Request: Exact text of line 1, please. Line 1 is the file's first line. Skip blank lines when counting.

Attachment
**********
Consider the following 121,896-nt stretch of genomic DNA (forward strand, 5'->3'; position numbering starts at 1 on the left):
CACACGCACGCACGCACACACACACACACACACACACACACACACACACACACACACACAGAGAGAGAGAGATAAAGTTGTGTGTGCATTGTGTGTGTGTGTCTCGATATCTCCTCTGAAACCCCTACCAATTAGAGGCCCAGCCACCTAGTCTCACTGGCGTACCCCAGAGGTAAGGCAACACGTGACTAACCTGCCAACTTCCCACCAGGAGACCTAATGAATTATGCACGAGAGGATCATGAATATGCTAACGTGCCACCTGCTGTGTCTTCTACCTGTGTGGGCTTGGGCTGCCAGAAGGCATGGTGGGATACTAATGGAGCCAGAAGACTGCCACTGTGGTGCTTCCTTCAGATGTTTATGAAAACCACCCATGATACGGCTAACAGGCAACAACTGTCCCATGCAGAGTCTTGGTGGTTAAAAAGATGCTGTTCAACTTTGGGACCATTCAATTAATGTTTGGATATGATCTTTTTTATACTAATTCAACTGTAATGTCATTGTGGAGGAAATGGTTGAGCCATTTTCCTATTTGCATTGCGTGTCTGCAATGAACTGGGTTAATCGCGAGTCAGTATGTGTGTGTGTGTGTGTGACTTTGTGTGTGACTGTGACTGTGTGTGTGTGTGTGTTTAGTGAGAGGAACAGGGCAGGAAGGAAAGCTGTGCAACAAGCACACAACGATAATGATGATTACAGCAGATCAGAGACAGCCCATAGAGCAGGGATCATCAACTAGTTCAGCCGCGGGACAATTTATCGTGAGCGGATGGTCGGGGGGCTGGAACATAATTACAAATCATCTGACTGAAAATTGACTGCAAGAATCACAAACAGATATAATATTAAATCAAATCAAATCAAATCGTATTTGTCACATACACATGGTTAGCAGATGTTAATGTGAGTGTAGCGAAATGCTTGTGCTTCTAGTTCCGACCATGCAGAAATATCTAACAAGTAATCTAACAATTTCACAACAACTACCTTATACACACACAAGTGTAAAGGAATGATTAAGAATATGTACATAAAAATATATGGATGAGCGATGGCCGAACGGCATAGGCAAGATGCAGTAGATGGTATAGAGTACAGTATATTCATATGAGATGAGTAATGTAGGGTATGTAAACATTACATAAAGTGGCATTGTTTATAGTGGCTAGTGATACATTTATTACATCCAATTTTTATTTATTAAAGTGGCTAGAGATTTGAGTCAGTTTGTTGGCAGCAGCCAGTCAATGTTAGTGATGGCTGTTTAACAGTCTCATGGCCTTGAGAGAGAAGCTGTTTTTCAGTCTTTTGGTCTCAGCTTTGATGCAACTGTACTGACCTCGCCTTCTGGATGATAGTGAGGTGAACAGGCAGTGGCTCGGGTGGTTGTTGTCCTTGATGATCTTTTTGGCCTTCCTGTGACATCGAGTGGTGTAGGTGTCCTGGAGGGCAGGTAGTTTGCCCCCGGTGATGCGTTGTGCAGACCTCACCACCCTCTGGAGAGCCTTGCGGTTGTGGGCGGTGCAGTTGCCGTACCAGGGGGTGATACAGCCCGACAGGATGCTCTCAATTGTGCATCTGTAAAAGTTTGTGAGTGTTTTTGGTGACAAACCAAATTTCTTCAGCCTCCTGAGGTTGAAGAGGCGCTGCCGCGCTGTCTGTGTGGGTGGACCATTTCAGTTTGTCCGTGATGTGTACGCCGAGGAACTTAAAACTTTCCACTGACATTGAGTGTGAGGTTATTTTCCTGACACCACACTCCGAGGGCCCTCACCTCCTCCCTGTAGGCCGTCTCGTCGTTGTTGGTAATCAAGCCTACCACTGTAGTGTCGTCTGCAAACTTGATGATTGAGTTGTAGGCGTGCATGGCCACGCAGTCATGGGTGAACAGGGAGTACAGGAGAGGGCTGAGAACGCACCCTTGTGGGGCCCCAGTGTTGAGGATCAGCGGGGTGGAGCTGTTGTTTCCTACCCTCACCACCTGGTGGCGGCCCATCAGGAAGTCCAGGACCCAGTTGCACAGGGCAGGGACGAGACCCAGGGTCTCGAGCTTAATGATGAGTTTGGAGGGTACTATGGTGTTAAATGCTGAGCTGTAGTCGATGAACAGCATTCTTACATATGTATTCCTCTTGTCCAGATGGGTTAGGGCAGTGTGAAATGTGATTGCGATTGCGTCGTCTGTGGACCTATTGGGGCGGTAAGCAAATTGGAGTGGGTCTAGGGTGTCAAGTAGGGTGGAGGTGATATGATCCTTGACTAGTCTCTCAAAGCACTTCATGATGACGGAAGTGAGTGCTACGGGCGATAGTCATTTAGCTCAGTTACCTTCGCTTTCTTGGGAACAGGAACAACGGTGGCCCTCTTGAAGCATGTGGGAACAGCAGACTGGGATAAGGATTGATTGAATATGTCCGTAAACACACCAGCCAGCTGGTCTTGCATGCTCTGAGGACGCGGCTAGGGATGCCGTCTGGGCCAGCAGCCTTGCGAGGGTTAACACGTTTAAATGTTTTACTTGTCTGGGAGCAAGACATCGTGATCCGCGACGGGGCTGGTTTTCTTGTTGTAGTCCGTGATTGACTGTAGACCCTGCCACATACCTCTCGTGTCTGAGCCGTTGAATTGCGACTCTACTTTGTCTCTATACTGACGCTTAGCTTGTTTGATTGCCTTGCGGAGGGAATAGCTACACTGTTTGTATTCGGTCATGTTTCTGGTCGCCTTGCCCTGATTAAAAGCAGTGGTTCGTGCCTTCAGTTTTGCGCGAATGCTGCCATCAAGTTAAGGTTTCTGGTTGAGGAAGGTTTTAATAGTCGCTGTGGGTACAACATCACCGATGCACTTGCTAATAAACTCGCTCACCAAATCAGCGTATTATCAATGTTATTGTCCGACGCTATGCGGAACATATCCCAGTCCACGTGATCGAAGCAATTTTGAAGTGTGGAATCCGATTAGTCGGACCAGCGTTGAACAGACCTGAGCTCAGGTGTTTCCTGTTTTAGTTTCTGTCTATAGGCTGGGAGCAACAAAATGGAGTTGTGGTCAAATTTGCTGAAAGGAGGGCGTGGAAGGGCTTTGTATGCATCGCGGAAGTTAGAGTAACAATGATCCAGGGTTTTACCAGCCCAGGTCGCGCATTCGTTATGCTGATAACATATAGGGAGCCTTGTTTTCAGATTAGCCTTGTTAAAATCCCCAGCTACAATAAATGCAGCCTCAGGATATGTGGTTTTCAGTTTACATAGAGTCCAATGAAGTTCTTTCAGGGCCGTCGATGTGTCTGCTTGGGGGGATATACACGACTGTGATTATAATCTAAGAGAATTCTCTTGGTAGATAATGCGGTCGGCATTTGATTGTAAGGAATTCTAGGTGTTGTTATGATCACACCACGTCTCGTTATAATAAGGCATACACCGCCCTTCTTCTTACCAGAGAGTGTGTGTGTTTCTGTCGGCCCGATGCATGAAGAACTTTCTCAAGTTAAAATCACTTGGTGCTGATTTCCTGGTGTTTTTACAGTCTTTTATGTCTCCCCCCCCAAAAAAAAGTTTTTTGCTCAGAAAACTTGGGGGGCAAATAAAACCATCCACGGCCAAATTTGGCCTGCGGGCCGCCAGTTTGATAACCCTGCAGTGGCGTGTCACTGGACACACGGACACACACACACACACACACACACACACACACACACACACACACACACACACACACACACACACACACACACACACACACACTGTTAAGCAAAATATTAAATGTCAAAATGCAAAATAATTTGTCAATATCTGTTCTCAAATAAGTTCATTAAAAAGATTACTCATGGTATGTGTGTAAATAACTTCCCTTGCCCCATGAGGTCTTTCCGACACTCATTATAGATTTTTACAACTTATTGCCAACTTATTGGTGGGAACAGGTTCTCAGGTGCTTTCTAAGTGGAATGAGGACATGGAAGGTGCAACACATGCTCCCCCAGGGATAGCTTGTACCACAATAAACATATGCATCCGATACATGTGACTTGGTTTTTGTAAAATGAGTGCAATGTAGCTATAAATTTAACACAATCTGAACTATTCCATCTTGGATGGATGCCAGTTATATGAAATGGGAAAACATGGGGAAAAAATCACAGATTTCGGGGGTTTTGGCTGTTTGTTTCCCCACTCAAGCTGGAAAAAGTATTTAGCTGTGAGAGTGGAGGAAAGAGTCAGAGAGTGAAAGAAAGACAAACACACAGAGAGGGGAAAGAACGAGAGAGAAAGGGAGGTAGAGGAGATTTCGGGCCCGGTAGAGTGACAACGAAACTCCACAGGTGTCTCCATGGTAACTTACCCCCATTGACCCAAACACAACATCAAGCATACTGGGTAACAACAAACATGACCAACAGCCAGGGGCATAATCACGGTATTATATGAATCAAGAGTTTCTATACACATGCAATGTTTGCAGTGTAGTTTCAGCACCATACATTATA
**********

Consider the following 121,896-nt stretch of genomic DNA (forward strand, 5'->3'; position numbering starts at 1 on the left):